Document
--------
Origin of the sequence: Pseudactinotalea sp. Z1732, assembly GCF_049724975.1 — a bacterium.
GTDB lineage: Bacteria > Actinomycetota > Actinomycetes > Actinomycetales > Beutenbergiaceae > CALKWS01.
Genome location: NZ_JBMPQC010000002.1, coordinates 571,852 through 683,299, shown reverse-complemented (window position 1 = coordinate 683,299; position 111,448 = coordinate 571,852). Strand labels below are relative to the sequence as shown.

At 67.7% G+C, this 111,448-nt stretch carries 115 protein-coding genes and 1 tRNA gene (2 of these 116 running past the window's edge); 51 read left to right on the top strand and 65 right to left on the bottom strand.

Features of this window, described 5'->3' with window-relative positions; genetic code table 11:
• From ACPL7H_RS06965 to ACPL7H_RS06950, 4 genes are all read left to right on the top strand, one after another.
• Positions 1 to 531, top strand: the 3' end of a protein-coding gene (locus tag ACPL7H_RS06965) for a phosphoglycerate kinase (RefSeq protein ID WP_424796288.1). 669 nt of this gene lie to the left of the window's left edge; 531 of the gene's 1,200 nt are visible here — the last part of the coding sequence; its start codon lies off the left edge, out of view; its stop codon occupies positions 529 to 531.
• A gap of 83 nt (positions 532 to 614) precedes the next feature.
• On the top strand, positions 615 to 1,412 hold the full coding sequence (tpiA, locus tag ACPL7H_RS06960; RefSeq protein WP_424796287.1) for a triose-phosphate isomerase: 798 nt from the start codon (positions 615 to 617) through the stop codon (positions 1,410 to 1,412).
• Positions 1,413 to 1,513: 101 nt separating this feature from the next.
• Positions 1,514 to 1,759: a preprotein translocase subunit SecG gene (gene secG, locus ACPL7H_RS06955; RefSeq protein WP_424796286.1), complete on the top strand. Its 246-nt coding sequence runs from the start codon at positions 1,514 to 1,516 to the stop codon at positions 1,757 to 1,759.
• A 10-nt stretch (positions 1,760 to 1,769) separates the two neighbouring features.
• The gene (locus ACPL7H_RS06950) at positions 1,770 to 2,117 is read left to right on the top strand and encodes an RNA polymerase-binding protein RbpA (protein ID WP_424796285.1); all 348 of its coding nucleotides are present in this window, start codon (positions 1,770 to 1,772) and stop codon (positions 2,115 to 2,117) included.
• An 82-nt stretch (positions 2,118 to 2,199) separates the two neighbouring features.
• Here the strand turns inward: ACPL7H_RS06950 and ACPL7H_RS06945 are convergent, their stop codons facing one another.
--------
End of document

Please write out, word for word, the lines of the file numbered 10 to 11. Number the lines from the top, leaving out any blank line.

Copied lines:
• Positions 1,413 to 1,513: 101 nt separating this feature from the next.
• Positions 1,514 to 1,759: a preprotein translocase subunit SecG gene (gene secG, locus ACPL7H_RS06955; RefSeq protein WP_424796286.1), complete on the top strand. Its 246-nt coding sequence runs from the start codon at positions 1,514 to 1,516 to the stop codon at positions 1,757 to 1,759.